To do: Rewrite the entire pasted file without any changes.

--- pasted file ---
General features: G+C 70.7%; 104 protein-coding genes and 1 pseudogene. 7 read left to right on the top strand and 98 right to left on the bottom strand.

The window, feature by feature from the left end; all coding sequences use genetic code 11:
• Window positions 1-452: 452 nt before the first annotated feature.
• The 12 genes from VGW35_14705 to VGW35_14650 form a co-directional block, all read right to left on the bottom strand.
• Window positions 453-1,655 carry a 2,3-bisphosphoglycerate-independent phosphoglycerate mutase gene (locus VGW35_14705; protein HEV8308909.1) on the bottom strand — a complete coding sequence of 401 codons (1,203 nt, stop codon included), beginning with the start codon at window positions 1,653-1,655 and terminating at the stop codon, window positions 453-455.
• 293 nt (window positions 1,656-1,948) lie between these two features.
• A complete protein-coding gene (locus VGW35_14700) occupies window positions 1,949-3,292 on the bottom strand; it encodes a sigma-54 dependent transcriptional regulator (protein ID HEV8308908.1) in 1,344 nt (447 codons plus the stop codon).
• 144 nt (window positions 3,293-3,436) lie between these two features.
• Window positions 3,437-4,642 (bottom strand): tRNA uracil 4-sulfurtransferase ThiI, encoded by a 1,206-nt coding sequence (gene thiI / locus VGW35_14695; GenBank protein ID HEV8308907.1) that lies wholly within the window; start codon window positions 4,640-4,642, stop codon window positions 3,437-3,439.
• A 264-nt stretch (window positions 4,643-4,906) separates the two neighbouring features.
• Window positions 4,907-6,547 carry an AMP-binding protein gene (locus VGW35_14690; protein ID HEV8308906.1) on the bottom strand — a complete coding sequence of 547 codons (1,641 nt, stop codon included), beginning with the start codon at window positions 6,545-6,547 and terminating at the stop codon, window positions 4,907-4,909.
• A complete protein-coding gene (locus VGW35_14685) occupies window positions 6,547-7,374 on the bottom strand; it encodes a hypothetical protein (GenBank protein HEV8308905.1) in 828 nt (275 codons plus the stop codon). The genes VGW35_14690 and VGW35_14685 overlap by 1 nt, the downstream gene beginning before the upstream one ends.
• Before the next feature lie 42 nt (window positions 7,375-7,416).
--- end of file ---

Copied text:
General features: G+C 70.7%; 104 protein-coding genes and 1 pseudogene. 7 read left to right on the top strand and 98 right to left on the bottom strand.

The window, feature by feature from the left end; all coding sequences use genetic code 11:
• Window positions 1-452: 452 nt before the first annotated feature.
• The 12 genes from VGW35_14705 to VGW35_14650 form a co-directional block, all read right to left on the bottom strand.
• Window positions 453-1,655 carry a 2,3-bisphosphoglycerate-independent phosphoglycerate mutase gene (locus VGW35_14705; protein HEV8308909.1) on the bottom strand — a complete coding sequence of 401 codons (1,203 nt, stop codon included), beginning with the start codon at window positions 1,653-1,655 and terminating at the stop codon, window positions 453-455.
• 293 nt (window positions 1,656-1,948) lie between these two features.
• A complete protein-coding gene (locus VGW35_14700) occupies window positions 1,949-3,292 on the bottom strand; it encodes a sigma-54 dependent transcriptional regulator (protein ID HEV8308908.1) in 1,344 nt (447 codons plus the stop codon).
• 144 nt (window positions 3,293-3,436) lie between these two features.
• Window positions 3,437-4,642 (bottom strand): tRNA uracil 4-sulfurtransferase ThiI, encoded by a 1,206-nt coding sequence (gene thiI / locus VGW35_14695; GenBank protein ID HEV8308907.1) that lies wholly within the window; start codon window positions 4,640-4,642, stop codon window positions 3,437-3,439.
• A 264-nt stretch (window positions 4,643-4,906) separates the two neighbouring features.
• Window positions 4,907-6,547 carry an AMP-binding protein gene (locus VGW35_14690; protein ID HEV8308906.1) on the bottom strand — a complete coding sequence of 547 codons (1,641 nt, stop codon included), beginning with the start codon at window positions 6,545-6,547 and terminating at the stop codon, window positions 4,907-4,909.
• A complete protein-coding gene (locus VGW35_14685) occupies window positions 6,547-7,374 on the bottom strand; it encodes a hypothetical protein (GenBank protein HEV8308905.1) in 828 nt (275 codons plus the stop codon). The genes VGW35_14690 and VGW35_14685 overlap by 1 nt, the downstream gene beginning before the upstream one ends.
• Before the next feature lie 42 nt (window positions 7,375-7,416).